Background: Social network characteristics have long been associated with mental health, but their longitudinal impact on depression is less known. We determined whether quality of social relationships and social isolation predicts the development of depression.
Methods: The sample consisted of a cohort of 4,642 American adults age 25-75 who completed surveys at baseline in 1995-1996 and at ten-year follow-up. Quality of relationships was assessed with non-overlapping scales of social support and social strain and a summary measure of relationship quality. Social isolation was measured by presence of a partner and reported frequency of social contact. The primary outcome was past year major depressive episode at ten-year follow-up. Multivariable logistic regression was conducted, adjusting for the presence of potential confounders.
Results: Risk of depression was significantly greater among those with baseline social strain (OR, 1.99; 95% CI, 1.47-2.70), lack of social support (OR, 1.79; 95% CI, 1.37-2.35), and poor overall relationship quality (OR 2.60; 95% CI, 1.84-3.69). Those with the lowest overall quality of social relationships had more than double the risk of depression (14.0%; 95% CI, 12.0-16.0; p<.001) than those with the highest quality (6.7%; 95% CI, 5.3-8.1; p<.001). Poor quality of relationship with spouse/partner and family each independently increased risk of depression. Social isolation did not predict future depression, nor did it moderate the effect of relationship quality.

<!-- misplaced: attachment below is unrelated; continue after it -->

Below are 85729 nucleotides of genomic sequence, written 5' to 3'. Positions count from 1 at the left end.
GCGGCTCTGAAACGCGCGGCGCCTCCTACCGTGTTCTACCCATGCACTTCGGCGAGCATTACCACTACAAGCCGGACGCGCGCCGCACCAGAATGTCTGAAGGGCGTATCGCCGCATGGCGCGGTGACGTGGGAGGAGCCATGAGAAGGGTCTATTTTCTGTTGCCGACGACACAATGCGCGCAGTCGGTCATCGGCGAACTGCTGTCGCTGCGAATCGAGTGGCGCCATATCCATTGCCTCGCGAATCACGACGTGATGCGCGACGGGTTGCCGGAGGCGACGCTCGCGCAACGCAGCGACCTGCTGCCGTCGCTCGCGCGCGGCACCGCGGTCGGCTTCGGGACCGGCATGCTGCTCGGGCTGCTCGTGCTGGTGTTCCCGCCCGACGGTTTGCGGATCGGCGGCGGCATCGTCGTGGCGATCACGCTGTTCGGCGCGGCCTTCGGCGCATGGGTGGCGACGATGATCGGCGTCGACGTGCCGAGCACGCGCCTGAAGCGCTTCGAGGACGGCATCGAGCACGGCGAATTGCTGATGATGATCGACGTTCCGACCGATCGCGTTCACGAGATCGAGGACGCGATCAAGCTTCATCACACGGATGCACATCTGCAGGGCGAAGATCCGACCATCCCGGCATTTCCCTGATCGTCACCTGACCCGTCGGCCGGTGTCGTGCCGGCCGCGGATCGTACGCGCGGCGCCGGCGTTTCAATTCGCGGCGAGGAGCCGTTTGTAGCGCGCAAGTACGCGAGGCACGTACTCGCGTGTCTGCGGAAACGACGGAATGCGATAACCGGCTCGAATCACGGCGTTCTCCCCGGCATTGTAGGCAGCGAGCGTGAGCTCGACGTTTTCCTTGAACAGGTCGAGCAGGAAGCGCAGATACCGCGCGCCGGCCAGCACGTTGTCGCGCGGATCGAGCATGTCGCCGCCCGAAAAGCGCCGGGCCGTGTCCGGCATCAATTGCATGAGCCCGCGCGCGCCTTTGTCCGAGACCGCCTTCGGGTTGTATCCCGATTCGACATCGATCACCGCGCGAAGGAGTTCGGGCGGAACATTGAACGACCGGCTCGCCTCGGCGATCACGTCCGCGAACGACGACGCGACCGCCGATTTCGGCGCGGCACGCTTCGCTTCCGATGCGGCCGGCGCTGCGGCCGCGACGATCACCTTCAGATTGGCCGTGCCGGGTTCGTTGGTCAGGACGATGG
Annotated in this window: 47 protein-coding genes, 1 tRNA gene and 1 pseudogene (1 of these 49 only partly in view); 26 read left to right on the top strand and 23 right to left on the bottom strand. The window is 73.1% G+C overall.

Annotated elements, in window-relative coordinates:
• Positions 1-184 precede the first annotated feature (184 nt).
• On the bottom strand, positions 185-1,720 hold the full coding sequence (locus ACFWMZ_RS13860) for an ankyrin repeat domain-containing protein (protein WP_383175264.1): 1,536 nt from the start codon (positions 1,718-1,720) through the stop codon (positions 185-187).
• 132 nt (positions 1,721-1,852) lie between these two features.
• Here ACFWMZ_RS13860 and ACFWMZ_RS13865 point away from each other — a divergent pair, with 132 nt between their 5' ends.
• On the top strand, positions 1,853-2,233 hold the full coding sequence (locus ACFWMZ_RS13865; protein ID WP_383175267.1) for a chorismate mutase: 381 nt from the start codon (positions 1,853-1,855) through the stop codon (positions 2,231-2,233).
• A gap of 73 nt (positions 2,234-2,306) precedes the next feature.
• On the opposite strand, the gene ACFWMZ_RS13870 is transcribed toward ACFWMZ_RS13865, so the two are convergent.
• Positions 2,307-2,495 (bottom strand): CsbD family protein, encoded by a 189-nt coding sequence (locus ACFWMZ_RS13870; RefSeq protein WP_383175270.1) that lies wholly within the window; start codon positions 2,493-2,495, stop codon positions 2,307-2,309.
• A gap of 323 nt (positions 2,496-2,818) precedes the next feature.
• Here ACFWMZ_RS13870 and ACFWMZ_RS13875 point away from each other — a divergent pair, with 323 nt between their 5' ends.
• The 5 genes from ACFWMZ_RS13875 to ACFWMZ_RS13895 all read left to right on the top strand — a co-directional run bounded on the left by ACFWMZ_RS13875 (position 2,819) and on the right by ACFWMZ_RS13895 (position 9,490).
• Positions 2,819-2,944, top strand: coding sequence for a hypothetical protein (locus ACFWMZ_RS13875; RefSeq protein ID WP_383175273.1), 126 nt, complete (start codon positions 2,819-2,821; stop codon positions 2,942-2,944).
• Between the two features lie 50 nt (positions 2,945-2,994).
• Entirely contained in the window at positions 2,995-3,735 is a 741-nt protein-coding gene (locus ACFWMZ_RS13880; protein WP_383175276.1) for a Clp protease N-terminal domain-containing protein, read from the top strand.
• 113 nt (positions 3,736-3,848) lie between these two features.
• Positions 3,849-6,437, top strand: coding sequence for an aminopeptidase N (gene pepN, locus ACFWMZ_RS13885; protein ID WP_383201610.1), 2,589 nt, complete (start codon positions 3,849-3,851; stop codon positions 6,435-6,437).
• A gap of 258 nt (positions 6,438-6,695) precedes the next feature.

Conclusions: Quality of social relationships is a major risk factor for major depression. Depression interventions should consider targeting individuals with low quality of social relationships.